The roots of the Windermere Marathon go back to a time when Bob Cannon lived in Spokane Valley and jogged regularly on the Centennial Trail.
A native of the Midwest, Cannon moved to the Inland Northwest in 1989, right around the time work was being completed on the first stages of an ambitious 37-mile trail between the Idaho border and Nine Mile Falls beyond downtown Spokane. By 1991, the full pathway along the Spokane River was ready for runners, walkers and cyclists. The route would be known as the Centennial Trail in honor of Washington’s 100-year anniversary of statehood.
The third running of the Windermere Marathon and Half Marathon took place last Saturday. Around 14 miles of the 26.2-marathon course is situated in the greater Spokane Valley along the Centennial Trail. Photo by Craig Howard
That year, Cannon approached the board of directors with Bloomsday, Spokane’s signature 12K race launched in 1977, about the possibility of staging a marathon and half-marathon the day before their event.
The idea never got beyond the starting line.
“I wanted to run it on the Saturday of Bloomsday weekend,” Cannon said. “I presented it to the (Bloomsday) board, but it didn’t go over too well.”
An avid runner who ran his first marathon in 1985 at the age of 37, Cannon did not give up on the possibility. By 2007, the wheels were in motion again. This time, Cannon’s employer, Windermere Real Estate, would be on board.
The plan was to start the marathon in north Idaho and the half-marathon in Spokane Valley with both courses concluding in downtown Spokane at Riverfront Park. On May 12, 2009, the inaugural Windermere Marathon was held with around 940 participants.
In 2010, attendance jumped 37 percent to 1,491. A total of 862 actually completed the half-marathon while 362 runners covered the marathon distance.
The latest rendition of the race was held last Saturday on an unseasonably warm day that reached 80 degrees. Nearly 1,700 people participated.
“We’re really trying to promote this as a destination event,” Cannon said. “I think it’s helping bring people to Spokane.”
Approximately 14 miles of the marathon route takes place in the greater Spokane Valley area, from the fringe of Liberty Lake through the city of Spokane Valley and into Millwood. The half-marathon course begins at Mirabeau Point Park in Spokane Valley. One of the logistical challenges of the event is the point at which runners cross Argonne Road. The east/west thoroughfare was closed for 13 minutes straight last Saturday morning.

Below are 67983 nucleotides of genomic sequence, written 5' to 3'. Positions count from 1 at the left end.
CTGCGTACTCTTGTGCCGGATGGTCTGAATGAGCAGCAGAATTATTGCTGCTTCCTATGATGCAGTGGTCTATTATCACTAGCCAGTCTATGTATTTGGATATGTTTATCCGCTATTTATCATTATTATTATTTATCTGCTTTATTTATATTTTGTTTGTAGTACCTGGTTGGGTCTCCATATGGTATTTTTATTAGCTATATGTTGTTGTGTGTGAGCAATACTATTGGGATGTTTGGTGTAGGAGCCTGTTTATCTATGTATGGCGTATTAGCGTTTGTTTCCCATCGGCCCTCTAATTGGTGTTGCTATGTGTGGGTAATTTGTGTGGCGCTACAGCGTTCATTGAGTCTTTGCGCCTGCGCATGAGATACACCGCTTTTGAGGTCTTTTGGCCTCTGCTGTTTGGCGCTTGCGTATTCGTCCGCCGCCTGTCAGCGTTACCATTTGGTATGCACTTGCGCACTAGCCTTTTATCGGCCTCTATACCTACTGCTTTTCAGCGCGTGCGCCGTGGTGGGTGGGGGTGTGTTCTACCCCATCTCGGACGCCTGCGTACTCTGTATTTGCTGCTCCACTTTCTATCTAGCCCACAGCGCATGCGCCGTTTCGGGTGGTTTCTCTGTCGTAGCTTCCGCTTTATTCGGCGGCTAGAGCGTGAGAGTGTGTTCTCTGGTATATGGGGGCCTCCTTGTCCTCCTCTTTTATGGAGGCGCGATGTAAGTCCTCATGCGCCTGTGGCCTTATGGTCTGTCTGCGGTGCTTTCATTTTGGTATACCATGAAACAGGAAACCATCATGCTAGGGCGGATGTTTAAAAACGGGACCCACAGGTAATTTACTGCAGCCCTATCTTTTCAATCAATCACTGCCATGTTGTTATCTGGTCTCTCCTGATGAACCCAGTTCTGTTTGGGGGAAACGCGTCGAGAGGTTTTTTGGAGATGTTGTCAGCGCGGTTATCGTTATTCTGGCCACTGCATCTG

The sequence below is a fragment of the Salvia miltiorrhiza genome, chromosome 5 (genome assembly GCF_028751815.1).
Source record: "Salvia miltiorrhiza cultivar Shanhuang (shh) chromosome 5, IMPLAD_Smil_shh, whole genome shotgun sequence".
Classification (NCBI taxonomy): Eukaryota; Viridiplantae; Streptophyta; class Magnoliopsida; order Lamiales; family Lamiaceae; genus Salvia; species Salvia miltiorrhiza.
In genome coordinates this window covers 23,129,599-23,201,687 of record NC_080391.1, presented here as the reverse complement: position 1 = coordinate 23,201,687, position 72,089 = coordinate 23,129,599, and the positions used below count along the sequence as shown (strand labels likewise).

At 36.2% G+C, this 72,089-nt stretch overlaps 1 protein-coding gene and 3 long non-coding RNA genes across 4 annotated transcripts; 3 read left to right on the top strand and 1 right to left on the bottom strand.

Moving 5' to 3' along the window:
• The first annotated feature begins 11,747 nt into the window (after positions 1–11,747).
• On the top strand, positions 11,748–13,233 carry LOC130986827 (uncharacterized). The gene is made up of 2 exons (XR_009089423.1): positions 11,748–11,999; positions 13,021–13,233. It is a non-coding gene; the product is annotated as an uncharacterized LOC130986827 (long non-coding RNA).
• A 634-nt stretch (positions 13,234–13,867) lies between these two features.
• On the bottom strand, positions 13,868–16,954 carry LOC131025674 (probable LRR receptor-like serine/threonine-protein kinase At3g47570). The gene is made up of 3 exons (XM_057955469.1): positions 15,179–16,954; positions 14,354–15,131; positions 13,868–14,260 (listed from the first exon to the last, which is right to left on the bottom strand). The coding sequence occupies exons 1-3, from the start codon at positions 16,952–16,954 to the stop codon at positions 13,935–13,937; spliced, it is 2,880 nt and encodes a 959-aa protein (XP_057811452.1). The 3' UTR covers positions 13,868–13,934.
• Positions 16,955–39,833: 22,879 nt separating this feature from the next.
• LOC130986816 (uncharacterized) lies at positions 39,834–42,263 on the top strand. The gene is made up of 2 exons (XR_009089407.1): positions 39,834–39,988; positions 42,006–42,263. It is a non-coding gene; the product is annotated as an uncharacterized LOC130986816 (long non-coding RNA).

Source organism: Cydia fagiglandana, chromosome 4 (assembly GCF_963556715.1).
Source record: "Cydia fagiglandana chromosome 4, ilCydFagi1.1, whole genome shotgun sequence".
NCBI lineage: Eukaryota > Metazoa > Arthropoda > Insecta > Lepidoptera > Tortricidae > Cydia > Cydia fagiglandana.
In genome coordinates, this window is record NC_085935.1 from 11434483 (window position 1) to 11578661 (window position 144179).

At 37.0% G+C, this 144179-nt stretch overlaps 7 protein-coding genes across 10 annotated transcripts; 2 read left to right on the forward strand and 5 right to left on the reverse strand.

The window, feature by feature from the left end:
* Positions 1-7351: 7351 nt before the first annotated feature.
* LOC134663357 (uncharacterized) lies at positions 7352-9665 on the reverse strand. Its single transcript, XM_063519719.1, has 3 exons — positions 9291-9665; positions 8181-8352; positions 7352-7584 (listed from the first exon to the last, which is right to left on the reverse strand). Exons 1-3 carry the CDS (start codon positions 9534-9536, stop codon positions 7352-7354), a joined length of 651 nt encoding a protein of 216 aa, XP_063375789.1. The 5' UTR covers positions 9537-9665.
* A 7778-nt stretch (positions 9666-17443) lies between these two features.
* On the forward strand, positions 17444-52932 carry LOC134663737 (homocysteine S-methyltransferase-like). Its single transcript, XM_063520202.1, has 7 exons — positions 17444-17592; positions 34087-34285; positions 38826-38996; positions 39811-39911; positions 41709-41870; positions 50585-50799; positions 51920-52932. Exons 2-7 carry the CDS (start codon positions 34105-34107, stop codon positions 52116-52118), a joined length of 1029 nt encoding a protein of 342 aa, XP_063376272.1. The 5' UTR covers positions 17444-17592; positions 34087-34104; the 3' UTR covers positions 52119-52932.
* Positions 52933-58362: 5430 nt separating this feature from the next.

Cannon said the topography, which includes picturesque views of the Spokane River, the waterfall at Mirabeau Point, Gonzaga University and the downtown Spokane skyline, earns the event major aesthetic points.
“There are not many marathon routes that are this scenic,” he said.
Spokane Valley resident David Reese, who cruised to a 1:24 time in the half-marathon last year, was one to echo the appraisal.
“It’s easy to not think about how tired you are when you’re running along the river,” he said.
In addition to Cannon, the event is coordinated by an extensive network of over 30 committee chairs and nearly 500 volunteers who facilitate a variety of areas, from water stations to transportation.
“It takes a lot to put on a marathon,” Cannon said.
While the race lost money its first two years, Cannon said it appears the latest rendition should emerge in the black. Entry fees are still some of the lowest for an event of this kind, starting at an early-bird special of $65 for the half-marathon and $70 for the full.
Cannon compared the rates to the Portland Marathon which upped its cost from $100 to $130 this year.
After passing on the first running of Windermere in 2009, 73-year-old Robert Massey of Spokane has been out for the last two years, finishing the half-marathon in around two hours each time. A veteran of nearly every long-distance race held in the region, Massey said Windermere has made some significant strides in the opinion of the local race crowd.
“They really promote it,” said Massey, a graduate of East Valley High School. “This is already gaining a good reputation among runners.”